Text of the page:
All except one were of the usual type, the kind in which a prospective employer flatters a prospective employee by classing as "professional" the services of a typewriter or of a companion to an elderly gentleman who resides within easy distance of an important provincial town.
One advertisement, however, stood out from the rest on account of the peculiar requirements set forth in its terse appeal. It ran something after this fashion: "Wanted, an intelligent man of about middle age, widely read, widely traveled, a good sailor, as companion-secretary to a gentleman. Must be prepared to live abroad. Good salary. Apply, etc."
My curiosity was aroused; and at first sight I appeared to meet the requirements in a reasonable measure. I had certainly traveled widely, and I was an excellent sailor--excellent to the point of offensiveness. Upon an unfavorable construction I could claim to be middle-aged at forty; and I was prepared to live abroad in the unlikely event of any one fixing upon a country which could be properly called "abroad" from the standpoint of a man who had not spent twelve consecutive months in any place since he was fifteen years old.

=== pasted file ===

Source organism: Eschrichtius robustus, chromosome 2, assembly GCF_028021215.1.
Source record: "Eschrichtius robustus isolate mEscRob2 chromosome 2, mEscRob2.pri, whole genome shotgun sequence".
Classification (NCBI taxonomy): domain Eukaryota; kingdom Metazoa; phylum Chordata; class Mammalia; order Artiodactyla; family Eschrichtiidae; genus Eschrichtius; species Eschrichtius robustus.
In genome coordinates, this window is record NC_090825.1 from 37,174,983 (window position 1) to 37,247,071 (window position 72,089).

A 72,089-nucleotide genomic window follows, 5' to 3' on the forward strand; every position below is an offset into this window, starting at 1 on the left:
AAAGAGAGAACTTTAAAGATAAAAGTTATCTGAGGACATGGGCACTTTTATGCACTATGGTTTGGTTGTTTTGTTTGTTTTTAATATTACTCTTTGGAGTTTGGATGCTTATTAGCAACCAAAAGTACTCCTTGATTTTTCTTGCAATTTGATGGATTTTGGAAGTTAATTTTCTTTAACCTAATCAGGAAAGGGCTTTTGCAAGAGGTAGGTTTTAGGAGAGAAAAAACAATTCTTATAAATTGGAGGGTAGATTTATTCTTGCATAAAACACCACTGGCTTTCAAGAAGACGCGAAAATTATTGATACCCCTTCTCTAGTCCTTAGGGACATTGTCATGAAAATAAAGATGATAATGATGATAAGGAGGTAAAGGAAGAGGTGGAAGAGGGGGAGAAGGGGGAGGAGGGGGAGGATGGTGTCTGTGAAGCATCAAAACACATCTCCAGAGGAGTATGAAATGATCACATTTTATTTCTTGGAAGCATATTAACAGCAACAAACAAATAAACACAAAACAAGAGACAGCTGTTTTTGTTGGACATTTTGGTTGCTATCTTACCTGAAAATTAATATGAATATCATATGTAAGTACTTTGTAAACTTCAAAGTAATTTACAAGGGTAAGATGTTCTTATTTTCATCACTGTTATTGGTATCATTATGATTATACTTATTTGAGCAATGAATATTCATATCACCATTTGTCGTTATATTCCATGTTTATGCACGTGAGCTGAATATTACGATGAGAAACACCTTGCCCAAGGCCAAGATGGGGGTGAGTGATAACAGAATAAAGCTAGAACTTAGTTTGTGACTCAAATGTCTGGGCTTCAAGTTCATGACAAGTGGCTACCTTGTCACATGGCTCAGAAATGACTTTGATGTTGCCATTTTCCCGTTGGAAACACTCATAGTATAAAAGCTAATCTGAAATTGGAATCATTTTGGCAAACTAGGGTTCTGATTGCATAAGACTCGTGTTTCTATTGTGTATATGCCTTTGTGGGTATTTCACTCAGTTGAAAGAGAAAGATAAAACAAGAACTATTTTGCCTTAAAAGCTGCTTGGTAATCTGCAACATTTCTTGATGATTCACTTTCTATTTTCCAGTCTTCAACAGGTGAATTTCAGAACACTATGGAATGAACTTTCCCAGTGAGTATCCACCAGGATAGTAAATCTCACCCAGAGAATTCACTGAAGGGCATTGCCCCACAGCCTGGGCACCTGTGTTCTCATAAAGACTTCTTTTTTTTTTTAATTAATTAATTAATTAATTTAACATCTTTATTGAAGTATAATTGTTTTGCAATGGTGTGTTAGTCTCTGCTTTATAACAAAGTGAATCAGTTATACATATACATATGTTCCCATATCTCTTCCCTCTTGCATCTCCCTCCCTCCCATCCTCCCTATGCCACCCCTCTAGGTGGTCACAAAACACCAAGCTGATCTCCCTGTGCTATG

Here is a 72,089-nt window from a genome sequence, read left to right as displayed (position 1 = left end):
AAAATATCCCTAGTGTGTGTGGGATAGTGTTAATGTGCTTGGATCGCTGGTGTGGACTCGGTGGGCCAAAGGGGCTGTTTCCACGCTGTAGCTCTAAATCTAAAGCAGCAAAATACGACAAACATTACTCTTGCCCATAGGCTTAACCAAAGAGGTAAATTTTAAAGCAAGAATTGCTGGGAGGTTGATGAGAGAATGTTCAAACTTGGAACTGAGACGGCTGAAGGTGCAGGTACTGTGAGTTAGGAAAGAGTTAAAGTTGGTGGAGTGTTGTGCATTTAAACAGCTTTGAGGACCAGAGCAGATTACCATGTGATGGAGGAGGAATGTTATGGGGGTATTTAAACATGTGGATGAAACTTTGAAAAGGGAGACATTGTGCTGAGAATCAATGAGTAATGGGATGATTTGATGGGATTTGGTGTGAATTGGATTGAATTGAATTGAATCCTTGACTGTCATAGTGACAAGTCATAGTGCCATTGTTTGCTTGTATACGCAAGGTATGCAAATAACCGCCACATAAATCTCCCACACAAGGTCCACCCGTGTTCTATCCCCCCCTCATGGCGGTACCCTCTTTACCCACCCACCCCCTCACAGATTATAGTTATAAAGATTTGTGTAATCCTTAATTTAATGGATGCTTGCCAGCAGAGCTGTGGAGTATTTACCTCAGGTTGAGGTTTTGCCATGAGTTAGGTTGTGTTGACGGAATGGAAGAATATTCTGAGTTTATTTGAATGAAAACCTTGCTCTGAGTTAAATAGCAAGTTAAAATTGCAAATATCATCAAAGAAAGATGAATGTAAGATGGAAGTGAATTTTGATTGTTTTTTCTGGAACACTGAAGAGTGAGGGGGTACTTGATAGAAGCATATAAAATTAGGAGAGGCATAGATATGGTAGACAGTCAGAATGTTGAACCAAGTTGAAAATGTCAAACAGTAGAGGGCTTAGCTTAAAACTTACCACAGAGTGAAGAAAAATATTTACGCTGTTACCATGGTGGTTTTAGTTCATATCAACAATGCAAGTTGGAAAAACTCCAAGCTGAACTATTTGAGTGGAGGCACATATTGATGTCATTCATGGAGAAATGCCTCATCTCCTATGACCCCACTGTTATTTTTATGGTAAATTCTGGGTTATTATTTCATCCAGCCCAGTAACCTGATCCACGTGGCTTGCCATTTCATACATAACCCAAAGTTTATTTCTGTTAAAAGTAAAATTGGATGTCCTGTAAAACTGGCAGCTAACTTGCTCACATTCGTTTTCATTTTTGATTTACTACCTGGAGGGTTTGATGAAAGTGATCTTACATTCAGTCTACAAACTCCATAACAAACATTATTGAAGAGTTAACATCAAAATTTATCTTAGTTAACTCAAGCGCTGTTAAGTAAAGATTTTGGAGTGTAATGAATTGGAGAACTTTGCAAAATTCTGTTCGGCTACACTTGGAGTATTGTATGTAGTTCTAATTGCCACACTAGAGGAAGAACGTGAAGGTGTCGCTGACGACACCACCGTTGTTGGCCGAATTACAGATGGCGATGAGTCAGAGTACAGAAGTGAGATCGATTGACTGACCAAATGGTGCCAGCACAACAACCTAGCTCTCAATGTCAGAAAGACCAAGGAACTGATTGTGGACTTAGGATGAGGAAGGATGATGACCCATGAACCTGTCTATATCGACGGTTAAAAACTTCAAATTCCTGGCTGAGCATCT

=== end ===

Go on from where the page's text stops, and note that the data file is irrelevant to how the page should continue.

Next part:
As for intelligence, I reflected that for ninety-nine people out of a hundred intelligence in others means no more than the discovery of a person who is in intellectual acquiescence with themselves, and that if the necessity arose I could probably affect an acquiescence which would serve all the purposes of a fundamental identity of convictions.
Two things, however, suggested possible difficulties, the questions of what interpretations the advertiser placed upon the terms "widely read" and "good salary." I could not claim to be widely read in any conventional sense, for I was not a university graduate, and the very extensive reading I had done in my special line of study--the control and development of tropical dependencies--though it might entitle me to some consideration as a student in that field had left me woefully ignorant of general literature. Would the ability to discuss with intelligence the Bengal Regulation of 1818, or the British Guiana Immigration Ordinance of 1891 be welcomed as a set-off to a complete unfamiliarity with Milton's "Comus" and Gladstone's essay on the epithets of motion in Homer?